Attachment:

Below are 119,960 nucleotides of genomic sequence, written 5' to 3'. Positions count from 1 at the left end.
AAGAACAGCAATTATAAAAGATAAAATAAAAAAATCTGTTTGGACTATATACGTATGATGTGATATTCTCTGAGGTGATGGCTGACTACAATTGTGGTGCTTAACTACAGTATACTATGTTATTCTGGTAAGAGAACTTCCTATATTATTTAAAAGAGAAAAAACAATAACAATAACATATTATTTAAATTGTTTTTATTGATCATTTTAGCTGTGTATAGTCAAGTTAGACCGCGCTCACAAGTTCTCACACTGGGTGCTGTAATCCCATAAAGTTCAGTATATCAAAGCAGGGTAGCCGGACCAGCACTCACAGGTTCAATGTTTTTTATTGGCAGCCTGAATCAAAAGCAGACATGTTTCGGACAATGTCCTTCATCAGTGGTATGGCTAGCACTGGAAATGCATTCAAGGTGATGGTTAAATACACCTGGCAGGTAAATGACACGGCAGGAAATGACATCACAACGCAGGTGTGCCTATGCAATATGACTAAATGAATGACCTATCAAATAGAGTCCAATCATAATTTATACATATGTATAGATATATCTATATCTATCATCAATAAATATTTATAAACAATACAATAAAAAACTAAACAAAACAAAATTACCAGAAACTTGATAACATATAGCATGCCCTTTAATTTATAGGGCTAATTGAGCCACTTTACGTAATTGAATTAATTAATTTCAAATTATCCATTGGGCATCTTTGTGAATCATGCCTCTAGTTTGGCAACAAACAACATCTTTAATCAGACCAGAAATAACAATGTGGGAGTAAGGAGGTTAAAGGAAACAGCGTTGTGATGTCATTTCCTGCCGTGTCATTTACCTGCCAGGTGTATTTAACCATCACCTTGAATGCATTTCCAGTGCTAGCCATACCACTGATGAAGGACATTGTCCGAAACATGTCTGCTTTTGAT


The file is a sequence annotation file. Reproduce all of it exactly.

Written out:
Below are 119,960 nucleotides of genomic sequence, written 5' to 3'. Positions count from 1 at the left end.
AAGAACAGCAATTATAAAAGATAAAATAAAAAAATCTGTTTGGACTATATACGTATGATGTGATATTCTCTGAGGTGATGGCTGACTACAATTGTGGTGCTTAACTACAGTATACTATGTTATTCTGGTAAGAGAACTTCCTATATTATTTAAAAGAGAAAAAACAATAACAATAACATATTATTTAAATTGTTTTTATTGATCATTTTAGCTGTGTATAGTCAAGTTAGACCGCGCTCACAAGTTCTCACACTGGGTGCTGTAATCCCATAAAGTTCAGTATATCAAAGCAGGGTAGCCGGACCAGCACTCACAGGTTCAATGTTTTTTATTGGCAGCCTGAATCAAAAGCAGACATGTTTCGGACAATGTCCTTCATCAGTGGTATGGCTAGCACTGGAAATGCATTCAAGGTGATGGTTAAATACACCTGGCAGGTAAATGACACGGCAGGAAATGACATCACAACGCAGGTGTGCCTATGCAATATGACTAAATGAATGACCTATCAAATAGAGTCCAATCATAATTTATACATATGTATAGATATATCTATATCTATCATCAATAAATATTTATAAACAATACAATAAAAAACTAAACAAAACAAAATTACCAGAAACTTGATAACATATAGCATGCCCTTTAATTTATAGGGCTAATTGAGCCACTTTACGTAATTGAATTAATTAATTTCAAATTATCCATTGGGCATCTTTGTGAATCATGCCTCTAGTTTGGCAACAAACAACATCTTTAATCAGACCAGAAATAACAATGTGGGAGTAAGGAGGTTAAAGGAAACAGCGTTGTGATGTCATTTCCTGCCGTGTCATTTACCTGCCAGGTGTATTTAACCATCACCTTGAATGCATTTCCAGTGCTAGCCATACCACTGATGAAGGACATTGTCCGAAACATGTCTGCTTTTGAT